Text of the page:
Title:
BOROXINE DERIVATIVES AS FLAME RETARDANT
Kind Code:
A1


Abstract:
The instant invention relates to boroxine derived compounds, for example tripropargylboroxine, the preparation of said compounds and the use as flame retardant in polymeric resins, in particular in thermosetting polymeric resins.



Inventors:
Tietze, Roger (The Woodlands, TX, US)
Orser, Dave (Lodi, NJ, US)
Blyakhman, Yefim (Brooklyn, NY, US)
Bryant, Mark (The Woodlands, TX, US)
Lin, Bor-sheng (Heights, NJ, US)
Weidmann, Ulrich (Basel, CH)
Application Number:
11/816923
Publication Date:
03/11/2010
Filing Date:
02/23/2006
Assignee:
HUNTSMAN ADVANCED MATERIALS AMERICAS INC. (THE WOODLANDS, TX)
Primary Class:
Other Classes:
524/183, 568/3
International Classes:
C07F5/05; B32B38/08; C08K5/55
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Primary Examiner:
BUIE-HATCHER, NICOLE M
Attorney, Agent or Firm:
HUNTSMAN ADVANCED MATERIALS AMERICAS LLC (THE WOODLANDS, TX, US)
Claims:
1. A compound comprising a boroxine cycle wherein at least one of the 3 boron atoms of the cycle bears a substituant comprising an oxy function bonded to (1) the boron atom and to (2) an unsaturated, non-aromatic, carbon-carbon bond containing part.

2. The compound according to claim 1, which contains an alkynoxy or an alkenoxy substituant.

3. The compound according to claim 1, which is tripropargylboroxine of the formula

4. A method of preparation of a compound according to claim 1, comprising exchanging at least one alkoxy moiety of alkoxyboroxine with an unsaturated aliphatic alcohol moiety by heating.

5. A method of preparation according to claim 4, comprising exchanging the 3 alkoxy moieties of trialkoxyboroxine with propargyl alcohol moieties by heating so as to form tripropargylboroxine.

6. The method of preparation according to claim 5, wherein the trialkoxyboroxine and propargyl alcohol are reacted in a molar ratio of about 1 to 3 with up to 25% by weight of an excess of propargyl alcohol.

7. The method of preparation according to claim 5, wherein the trialkoxyboroxine is a tri-C1-C4-alkoxyboroxine.

8. (canceled)

9. A polymeric resin composition comprising an epoxy, benzoxazine, cyanate or polyimide resin and a compound comprising a boroxine cycle wherein at least one of the boron atoms bears an alkenoxy or an alkynoxy substituent.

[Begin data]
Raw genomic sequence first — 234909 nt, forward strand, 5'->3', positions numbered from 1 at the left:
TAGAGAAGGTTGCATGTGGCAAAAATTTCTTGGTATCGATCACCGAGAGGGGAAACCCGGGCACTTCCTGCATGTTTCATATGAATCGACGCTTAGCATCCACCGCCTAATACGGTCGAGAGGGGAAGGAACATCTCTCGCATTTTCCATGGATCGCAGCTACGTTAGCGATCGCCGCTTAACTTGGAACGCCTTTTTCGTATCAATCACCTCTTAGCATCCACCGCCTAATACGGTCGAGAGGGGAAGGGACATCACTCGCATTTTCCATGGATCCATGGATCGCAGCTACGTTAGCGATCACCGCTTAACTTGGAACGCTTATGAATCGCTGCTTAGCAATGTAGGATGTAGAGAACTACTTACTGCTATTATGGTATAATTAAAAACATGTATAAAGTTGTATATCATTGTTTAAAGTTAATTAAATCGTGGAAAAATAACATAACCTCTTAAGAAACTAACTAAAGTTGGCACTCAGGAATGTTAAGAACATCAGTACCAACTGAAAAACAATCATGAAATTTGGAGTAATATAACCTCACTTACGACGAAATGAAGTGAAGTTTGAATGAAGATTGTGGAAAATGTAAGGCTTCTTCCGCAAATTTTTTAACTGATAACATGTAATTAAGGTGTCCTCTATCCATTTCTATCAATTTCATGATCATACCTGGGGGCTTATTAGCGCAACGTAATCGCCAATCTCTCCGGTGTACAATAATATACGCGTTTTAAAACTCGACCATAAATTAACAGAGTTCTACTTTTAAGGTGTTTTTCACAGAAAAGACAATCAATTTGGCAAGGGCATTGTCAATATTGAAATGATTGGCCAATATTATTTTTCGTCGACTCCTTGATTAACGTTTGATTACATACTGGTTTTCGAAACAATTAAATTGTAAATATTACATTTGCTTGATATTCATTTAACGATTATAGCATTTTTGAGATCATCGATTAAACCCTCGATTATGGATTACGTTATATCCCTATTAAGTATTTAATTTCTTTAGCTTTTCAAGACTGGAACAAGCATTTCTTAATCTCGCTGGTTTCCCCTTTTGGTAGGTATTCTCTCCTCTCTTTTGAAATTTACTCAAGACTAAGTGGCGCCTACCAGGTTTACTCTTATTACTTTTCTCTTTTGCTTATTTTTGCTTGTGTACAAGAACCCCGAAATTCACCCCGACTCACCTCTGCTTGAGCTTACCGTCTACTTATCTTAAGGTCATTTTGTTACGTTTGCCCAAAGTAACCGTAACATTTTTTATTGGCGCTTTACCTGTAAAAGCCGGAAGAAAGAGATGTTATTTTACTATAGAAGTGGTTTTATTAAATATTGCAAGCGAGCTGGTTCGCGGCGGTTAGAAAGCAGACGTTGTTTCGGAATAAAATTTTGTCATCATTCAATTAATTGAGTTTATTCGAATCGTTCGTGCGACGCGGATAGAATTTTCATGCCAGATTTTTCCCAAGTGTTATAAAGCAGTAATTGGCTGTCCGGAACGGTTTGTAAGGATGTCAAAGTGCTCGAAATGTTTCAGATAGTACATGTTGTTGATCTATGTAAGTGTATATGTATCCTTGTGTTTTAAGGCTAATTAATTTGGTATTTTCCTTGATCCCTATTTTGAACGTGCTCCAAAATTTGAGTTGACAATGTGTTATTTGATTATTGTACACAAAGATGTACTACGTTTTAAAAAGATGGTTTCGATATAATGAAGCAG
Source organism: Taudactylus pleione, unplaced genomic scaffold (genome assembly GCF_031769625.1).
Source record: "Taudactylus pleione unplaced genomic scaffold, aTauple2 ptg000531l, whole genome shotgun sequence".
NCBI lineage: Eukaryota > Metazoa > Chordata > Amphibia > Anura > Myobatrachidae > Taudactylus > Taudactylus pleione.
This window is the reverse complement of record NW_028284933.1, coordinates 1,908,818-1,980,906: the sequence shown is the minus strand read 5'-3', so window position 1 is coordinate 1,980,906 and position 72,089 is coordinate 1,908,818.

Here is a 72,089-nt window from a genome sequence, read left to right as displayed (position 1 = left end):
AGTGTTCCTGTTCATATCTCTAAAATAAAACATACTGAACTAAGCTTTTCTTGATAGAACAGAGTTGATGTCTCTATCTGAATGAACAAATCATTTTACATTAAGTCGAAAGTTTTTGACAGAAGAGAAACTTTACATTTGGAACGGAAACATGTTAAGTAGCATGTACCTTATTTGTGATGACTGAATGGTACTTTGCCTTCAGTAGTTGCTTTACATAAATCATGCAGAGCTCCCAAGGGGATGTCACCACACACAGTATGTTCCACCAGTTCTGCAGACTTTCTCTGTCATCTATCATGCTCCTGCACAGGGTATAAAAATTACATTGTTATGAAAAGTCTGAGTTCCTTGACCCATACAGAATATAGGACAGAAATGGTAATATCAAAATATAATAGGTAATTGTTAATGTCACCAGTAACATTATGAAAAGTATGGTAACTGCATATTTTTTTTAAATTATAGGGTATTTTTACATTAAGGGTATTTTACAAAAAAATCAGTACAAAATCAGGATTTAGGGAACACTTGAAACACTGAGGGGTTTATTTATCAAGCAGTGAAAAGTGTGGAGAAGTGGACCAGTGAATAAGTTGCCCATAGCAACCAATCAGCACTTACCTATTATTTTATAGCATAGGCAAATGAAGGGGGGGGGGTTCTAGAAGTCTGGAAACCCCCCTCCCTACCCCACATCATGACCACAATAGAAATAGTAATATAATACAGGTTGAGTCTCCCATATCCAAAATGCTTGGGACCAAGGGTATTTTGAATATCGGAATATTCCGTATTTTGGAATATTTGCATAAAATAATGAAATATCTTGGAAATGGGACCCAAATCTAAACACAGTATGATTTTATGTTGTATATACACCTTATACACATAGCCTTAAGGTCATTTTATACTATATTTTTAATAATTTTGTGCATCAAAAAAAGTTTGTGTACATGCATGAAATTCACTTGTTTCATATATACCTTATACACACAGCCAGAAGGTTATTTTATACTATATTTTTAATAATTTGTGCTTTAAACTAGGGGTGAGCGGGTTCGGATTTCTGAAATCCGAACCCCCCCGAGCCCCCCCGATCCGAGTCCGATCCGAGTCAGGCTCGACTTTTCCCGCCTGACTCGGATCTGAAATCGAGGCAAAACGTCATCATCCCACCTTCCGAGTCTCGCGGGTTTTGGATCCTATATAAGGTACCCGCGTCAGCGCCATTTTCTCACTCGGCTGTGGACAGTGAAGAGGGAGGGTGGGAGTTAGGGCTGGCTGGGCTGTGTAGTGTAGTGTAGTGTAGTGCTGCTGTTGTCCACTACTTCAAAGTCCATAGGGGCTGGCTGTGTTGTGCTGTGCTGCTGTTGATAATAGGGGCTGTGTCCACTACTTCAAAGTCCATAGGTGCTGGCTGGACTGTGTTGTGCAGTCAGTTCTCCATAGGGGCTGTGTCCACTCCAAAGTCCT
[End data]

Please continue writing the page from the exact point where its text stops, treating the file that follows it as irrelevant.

10. The composition according to claim 9 comprising 0.1 to 50% by weight of a compound comprising a boroxine cycle wherein at least one of the boron atoms bears an alkenoxy or an alkynoxy substituent.

11. 11-12. (canceled)

13. An article obtained by curing a polymeric resin composition according to claim 9.

14. A method of preparing a laminate comprising the steps of: i) applying a polymeric resin composition according to claim 9 to a substrate; ii) heating the substrate at a temperature of from 90° to 210° C. to form prepreg; iii) laying up one or more sheets of prepreg in alternating layers with one or more sheets of conductive material; iv) pressing the laid up sheets at a temperature between 100° to 250° C. and a pressure between 50 N/cm2 to 500 N/cm2 to form the laminate; and v) optionally, post treating the laminate at a temperature between 120° to 250° C.

15. The method according to claim 14, wherein the substrate is a woven or nonwoven fiber mat.

Description:

TECHNICAL HELD

This invention relates to compounds derived from boroxine, and their use as flame retardant in polymeric resins, in particular in thermosetting polymeric resins.

BACKGROUND OF THE INVENTION

The flame resistance of polymeric resins, in particular of thermosetting polymeric resins, such as for instance epoxy, benzoxazine, cyanate or polyimide (addition as well as thermoplastic) resins, is still not sufficient for many uses. In order to make polymeric resins flame retardant the addition of bromine, phosphorous or chlorine containing compounds or fillers is necessary. Very often the offered solutions to make a composition flame retardant is based on inert fillers or halogen containing compounds or other additives which have as a rule one or several drawbacks:

    • They are inert materials not reacting into the system and hence can cause problems in terms of processing.
    • They lower the thermal performance of the resins.
    • They may not be soluble in organic solvents.
    • They often lack flexibility to work in more than one type of resin system.
    • Toxic gases of combustion may form in case of fire, especially when halogenated compounds are present.

Therefore it is preferred that flame/heat resistant polymeric resins are free of halogen containing compounds.